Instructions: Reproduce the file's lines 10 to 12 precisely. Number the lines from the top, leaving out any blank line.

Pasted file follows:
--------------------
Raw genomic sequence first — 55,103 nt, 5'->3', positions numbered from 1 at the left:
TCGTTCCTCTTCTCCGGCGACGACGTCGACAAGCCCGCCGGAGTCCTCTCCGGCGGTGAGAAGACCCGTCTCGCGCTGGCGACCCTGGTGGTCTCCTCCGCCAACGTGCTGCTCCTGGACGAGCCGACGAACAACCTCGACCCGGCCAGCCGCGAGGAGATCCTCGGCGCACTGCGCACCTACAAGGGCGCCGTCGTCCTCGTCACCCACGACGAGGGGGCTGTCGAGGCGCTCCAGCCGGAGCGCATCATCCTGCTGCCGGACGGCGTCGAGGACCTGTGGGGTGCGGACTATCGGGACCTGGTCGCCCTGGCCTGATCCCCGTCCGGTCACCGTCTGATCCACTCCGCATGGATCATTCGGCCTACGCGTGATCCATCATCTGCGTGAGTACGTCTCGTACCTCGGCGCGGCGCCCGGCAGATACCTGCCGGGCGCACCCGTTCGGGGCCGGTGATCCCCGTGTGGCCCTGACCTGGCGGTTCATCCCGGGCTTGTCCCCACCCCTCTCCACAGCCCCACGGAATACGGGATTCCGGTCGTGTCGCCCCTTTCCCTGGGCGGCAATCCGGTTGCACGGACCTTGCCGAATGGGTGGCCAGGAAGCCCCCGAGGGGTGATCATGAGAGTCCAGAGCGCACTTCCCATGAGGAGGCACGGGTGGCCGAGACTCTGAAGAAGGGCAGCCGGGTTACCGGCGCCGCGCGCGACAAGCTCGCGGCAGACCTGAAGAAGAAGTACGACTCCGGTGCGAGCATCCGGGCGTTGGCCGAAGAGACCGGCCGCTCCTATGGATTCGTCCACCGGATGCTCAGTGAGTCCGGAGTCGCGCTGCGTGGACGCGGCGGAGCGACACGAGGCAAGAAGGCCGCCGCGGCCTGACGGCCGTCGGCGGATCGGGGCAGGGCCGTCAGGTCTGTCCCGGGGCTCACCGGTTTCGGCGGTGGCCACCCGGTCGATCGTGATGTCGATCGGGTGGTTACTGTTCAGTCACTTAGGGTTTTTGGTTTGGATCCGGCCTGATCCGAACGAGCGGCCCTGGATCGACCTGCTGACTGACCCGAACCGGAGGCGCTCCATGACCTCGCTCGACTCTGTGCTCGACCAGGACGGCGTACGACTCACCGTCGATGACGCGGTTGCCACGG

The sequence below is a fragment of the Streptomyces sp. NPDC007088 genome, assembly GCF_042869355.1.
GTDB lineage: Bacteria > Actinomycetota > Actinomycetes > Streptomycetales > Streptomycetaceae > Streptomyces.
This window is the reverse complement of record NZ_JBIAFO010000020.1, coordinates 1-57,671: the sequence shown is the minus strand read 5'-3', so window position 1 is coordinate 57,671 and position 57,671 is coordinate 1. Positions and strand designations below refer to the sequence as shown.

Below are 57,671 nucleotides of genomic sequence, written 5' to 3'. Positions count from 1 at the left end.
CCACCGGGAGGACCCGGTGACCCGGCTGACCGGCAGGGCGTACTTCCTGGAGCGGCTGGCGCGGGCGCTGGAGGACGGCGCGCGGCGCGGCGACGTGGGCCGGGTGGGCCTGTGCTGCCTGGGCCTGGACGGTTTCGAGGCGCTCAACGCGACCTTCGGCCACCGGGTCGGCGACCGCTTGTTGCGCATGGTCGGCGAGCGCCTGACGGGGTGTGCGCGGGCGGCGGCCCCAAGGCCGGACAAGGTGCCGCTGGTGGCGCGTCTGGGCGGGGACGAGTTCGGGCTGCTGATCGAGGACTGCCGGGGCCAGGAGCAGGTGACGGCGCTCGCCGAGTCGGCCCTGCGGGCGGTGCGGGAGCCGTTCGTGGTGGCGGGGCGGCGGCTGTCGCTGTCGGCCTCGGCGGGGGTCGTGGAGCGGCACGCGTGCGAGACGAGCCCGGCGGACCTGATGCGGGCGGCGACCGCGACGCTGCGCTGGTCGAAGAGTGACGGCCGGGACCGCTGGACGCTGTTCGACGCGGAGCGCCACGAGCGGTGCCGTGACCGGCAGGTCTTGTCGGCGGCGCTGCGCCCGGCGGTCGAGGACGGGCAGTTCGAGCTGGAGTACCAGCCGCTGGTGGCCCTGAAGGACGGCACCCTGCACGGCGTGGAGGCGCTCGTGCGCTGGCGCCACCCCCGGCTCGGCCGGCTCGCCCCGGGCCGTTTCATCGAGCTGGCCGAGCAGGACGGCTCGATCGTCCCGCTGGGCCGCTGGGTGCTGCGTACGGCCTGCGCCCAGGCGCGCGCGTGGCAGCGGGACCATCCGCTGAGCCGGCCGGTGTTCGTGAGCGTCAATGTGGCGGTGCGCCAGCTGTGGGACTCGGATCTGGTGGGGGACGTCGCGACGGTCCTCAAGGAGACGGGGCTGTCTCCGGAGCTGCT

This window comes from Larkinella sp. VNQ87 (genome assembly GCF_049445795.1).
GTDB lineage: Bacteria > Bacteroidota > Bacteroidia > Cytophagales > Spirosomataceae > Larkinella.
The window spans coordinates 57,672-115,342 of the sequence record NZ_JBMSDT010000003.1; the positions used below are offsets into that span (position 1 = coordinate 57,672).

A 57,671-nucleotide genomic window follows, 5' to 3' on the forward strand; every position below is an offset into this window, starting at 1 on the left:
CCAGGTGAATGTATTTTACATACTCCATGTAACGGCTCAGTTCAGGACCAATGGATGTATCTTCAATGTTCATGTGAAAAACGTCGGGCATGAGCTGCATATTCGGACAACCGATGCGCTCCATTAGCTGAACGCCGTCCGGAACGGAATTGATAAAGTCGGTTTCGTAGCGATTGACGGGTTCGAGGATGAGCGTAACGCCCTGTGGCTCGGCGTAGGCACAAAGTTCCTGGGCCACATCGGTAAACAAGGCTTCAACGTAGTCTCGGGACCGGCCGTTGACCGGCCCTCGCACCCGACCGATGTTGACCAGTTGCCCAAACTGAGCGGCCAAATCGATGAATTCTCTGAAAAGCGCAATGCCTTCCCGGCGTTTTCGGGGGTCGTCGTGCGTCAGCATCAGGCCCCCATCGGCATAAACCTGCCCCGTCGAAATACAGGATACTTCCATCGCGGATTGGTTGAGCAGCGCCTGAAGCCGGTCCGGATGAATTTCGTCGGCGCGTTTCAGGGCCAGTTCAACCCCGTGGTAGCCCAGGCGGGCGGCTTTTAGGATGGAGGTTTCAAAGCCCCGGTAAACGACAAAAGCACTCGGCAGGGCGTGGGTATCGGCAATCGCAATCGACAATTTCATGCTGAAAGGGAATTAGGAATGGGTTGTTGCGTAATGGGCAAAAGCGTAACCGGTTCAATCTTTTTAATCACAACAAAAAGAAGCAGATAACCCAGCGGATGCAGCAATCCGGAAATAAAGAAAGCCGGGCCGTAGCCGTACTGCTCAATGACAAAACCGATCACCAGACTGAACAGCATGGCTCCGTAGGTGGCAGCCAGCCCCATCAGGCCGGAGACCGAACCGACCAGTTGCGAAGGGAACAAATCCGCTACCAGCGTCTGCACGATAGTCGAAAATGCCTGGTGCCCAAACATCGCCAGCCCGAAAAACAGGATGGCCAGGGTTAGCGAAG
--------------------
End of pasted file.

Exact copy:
The window spans coordinates 57,672-115,342 of the sequence record NZ_JBMSDT010000003.1; the positions used below are offsets into that span (position 1 = coordinate 57,672).

A 57,671-nucleotide genomic window follows, 5' to 3' on the forward strand; every position below is an offset into this window, starting at 1 on the left:
CCAGGTGAATGTATTTTACATACTCCATGTAACGGCTCAGTTCAGGACCAATGGATGTATCTTCAATGTTCATGTGAAAAACGTCGGGCATGAGCTGCATATTCGGACAACCGATGCGCTCCATTAGCTGAACGCCGTCCGGAACGGAATTGATAAAGTCGGTTTCGTAGCGATTGACGGGTTCGAGGATGAGCGTAACGCCCTGTGGCTCGGCGTAGGCACAAAGTTCCTGGGCCACATCGGTAAACAAGGCTTCAACGTAGTCTCGGGACCGGCCGTTGACCGGCCCTCGCACCCGACCGATGTTGACCAGTTGCCCAAACTGAGCGGCCAAATCGATGAATTCTCTGAAAAGCGCAATGCCTTCCCGGCGTTTTCGGGGGTCGTCGTGCGTCAGCATCAGGCCCCCATCGGCATAAACCTGCCCCGTCGAAATACAGGATACTTCCATCGCGGATTGGTTGAGCAGCGCCTGAAGCCGGTCCGGATGAATTTCGTCGGCGCGTTTCAGGGCCAGTTCAACCCCGTGGTAGCCCAGGCGGGCGGCTTTTAGGATGGAGGTTTCAAAGCCCCGGTAAACGACAAAAGCACTCGGCAGGGCGTGGGTATCGGCAATCGCAATCGACAATTTCATGCTGAAAGGGAATTAGGAATGGGTTGTTGCGTAATGGGCAAAAGCGTAACCGGTTCAATCTTTTTAATCACAACAAAAAGAAGCAGATAACCCAGCGGATGCAGCAATCCGGAAATAAAGAAAGCCGGGCCGTAGCCGTACTGCTCAATGACAAAACCGATCACCAGACTGAACAGCATGGCTCCGTAGGTGGCAGCCAGCCCCATCAGGCCGGAGACCGAACCGACCAGTTGCGAAGGGAACAAATCCGCTACCAGCGTCTGCACGATAGTCGAAAATGCCTGGTGCCCAAACATCGCCAGCCCGAAAAACAGGATGGCCAGGGTTAGCGAAG